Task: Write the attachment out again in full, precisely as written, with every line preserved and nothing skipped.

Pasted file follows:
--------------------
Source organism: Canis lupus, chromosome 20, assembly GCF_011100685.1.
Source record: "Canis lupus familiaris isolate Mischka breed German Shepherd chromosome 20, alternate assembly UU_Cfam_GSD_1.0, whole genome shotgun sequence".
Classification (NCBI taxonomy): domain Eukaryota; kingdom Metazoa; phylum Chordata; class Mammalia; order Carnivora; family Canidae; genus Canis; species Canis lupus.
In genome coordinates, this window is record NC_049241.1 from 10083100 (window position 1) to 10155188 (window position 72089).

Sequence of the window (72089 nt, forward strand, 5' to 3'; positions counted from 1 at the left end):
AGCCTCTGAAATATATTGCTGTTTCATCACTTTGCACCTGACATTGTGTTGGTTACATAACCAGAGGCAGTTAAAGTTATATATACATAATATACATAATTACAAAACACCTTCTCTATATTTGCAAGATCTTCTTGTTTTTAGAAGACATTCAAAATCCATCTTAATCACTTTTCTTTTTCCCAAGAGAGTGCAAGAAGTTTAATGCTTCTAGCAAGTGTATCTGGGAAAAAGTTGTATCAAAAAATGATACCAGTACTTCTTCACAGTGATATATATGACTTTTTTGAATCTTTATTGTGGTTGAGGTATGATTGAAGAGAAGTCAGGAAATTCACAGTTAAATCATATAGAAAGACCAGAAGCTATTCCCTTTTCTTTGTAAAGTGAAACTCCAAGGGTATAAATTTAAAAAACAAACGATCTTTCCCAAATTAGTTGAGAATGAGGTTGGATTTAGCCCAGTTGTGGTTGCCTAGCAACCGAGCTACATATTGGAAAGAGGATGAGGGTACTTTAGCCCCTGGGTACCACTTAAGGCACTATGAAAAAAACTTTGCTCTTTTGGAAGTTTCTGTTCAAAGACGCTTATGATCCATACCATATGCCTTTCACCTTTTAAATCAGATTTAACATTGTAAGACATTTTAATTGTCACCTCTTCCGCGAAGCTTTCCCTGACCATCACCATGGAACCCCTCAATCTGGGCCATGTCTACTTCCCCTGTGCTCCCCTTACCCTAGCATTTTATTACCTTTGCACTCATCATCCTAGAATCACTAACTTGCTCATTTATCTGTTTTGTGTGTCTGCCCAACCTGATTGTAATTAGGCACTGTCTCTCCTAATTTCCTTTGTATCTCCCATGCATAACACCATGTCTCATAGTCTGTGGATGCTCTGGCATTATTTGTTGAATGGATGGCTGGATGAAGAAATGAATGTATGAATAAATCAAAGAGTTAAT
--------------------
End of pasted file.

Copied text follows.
Source organism: Canis lupus, chromosome 20, assembly GCF_011100685.1.
Source record: "Canis lupus familiaris isolate Mischka breed German Shepherd chromosome 20, alternate assembly UU_Cfam_GSD_1.0, whole genome shotgun sequence".
Classification (NCBI taxonomy): domain Eukaryota; kingdom Metazoa; phylum Chordata; class Mammalia; order Carnivora; family Canidae; genus Canis; species Canis lupus.
In genome coordinates, this window is record NC_049241.1 from 10083100 (window position 1) to 10155188 (window position 72089).

Sequence of the window (72089 nt, forward strand, 5' to 3'; positions counted from 1 at the left end):
AGCCTCTGAAATATATTGCTGTTTCATCACTTTGCACCTGACATTGTGTTGGTTACATAACCAGAGGCAGTTAAAGTTATATATACATAATATACATAATTACAAAACACCTTCTCTATATTTGCAAGATCTTCTTGTTTTTAGAAGACATTCAAAATCCATCTTAATCACTTTTCTTTTTCCCAAGAGAGTGCAAGAAGTTTAATGCTTCTAGCAAGTGTATCTGGGAAAAAGTTGTATCAAAAAATGATACCAGTACTTCTTCACAGTGATATATATGACTTTTTTGAATCTTTATTGTGGTTGAGGTATGATTGAAGAGAAGTCAGGAAATTCACAGTTAAATCATATAGAAAGACCAGAAGCTATTCCCTTTTCTTTGTAAAGTGAAACTCCAAGGGTATAAATTTAAAAAACAAACGATCTTTCCCAAATTAGTTGAGAATGAGGTTGGATTTAGCCCAGTTGTGGTTGCCTAGCAACCGAGCTACATATTGGAAAGAGGATGAGGGTACTTTAGCCCCTGGGTACCACTTAAGGCACTATGAAAAAAACTTTGCTCTTTTGGAAGTTTCTGTTCAAAGACGCTTATGATCCATACCATATGCCTTTCACCTTTTAAATCAGATTTAACATTGTAAGACATTTTAATTGTCACCTCTTCCGCGAAGCTTTCCCTGACCATCACCATGGAACCCCTCAATCTGGGCCATGTCTACTTCCCCTGTGCTCCCCTTACCCTAGCATTTTATTACCTTTGCACTCATCATCCTAGAATCACTAACTTGCTCATTTATCTGTTTTGTGTGTCTGCCCAACCTGATTGTAATTAGGCACTGTCTCTCCTAATTTCCTTTGTATCTCCCATGCATAACACCATGTCTCATAGTCTGTGGATGCTCTGGCATTATTTGTTGAATGGATGGCTGGATGAAGAAATGAATGTATGAATAAATCAAAGAGTTAAT